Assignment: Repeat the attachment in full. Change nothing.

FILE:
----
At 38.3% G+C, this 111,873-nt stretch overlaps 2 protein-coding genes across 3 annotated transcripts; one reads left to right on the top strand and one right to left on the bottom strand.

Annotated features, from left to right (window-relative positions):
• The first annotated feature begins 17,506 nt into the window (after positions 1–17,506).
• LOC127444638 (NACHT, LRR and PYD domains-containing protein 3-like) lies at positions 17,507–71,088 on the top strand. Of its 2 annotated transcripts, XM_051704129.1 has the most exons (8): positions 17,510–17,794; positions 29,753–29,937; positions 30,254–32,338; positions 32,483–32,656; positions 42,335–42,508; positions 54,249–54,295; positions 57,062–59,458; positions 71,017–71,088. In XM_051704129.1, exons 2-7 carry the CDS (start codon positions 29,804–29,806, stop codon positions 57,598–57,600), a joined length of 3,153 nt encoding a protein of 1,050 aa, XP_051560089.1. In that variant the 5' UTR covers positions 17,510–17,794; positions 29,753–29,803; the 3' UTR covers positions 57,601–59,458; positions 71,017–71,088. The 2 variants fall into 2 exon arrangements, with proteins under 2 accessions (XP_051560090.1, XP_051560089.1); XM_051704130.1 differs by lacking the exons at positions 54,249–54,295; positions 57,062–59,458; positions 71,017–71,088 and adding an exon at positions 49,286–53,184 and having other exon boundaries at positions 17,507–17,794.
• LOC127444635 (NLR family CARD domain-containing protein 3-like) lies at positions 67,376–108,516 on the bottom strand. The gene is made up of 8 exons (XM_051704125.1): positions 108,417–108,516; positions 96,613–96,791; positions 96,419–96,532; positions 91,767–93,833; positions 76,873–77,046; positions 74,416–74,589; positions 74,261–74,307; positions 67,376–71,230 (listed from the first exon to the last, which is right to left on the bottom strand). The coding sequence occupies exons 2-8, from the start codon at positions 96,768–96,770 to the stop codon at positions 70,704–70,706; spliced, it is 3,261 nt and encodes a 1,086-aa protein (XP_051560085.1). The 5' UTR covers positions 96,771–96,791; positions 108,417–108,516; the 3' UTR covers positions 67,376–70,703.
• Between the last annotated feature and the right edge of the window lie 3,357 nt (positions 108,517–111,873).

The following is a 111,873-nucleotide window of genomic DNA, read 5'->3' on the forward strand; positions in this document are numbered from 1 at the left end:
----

At 38.3% G+C, this 111,873-nt stretch overlaps 2 protein-coding genes across 3 annotated transcripts; one reads left to right on the top strand and one right to left on the bottom strand.

Annotated features, from left to right (window-relative positions):
• The first annotated feature begins 17,506 nt into the window (after positions 1–17,506).
• LOC127444638 (NACHT, LRR and PYD domains-containing protein 3-like) lies at positions 17,507–71,088 on the top strand. Of its 2 annotated transcripts, XM_051704129.1 has the most exons (8): positions 17,510–17,794; positions 29,753–29,937; positions 30,254–32,338; positions 32,483–32,656; positions 42,335–42,508; positions 54,249–54,295; positions 57,062–59,458; positions 71,017–71,088. In XM_051704129.1, exons 2-7 carry the CDS (start codon positions 29,804–29,806, stop codon positions 57,598–57,600), a joined length of 3,153 nt encoding a protein of 1,050 aa, XP_051560089.1. In that variant the 5' UTR covers positions 17,510–17,794; positions 29,753–29,803; the 3' UTR covers positions 57,601–59,458; positions 71,017–71,088. The 2 variants fall into 2 exon arrangements, with proteins under 2 accessions (XP_051560090.1, XP_051560089.1); XM_051704130.1 differs by lacking the exons at positions 54,249–54,295; positions 57,062–59,458; positions 71,017–71,088 and adding an exon at positions 49,286–53,184 and having other exon boundaries at positions 17,507–17,794.
• LOC127444635 (NLR family CARD domain-containing protein 3-like) lies at positions 67,376–108,516 on the bottom strand. The gene is made up of 8 exons (XM_051704125.1): positions 108,417–108,516; positions 96,613–96,791; positions 96,419–96,532; positions 91,767–93,833; positions 76,873–77,046; positions 74,416–74,589; positions 74,261–74,307; positions 67,376–71,230 (listed from the first exon to the last, which is right to left on the bottom strand). The coding sequence occupies exons 2-8, from the start codon at positions 96,768–96,770 to the stop codon at positions 70,704–70,706; spliced, it is 3,261 nt and encodes a 1,086-aa protein (XP_051560085.1). The 5' UTR covers positions 96,771–96,791; positions 108,417–108,516; the 3' UTR covers positions 67,376–70,703.
• Between the last annotated feature and the right edge of the window lie 3,357 nt (positions 108,517–111,873).

The following is a 111,873-nucleotide window of genomic DNA, read 5'->3' on the forward strand; positions in this document are numbered from 1 at the left end: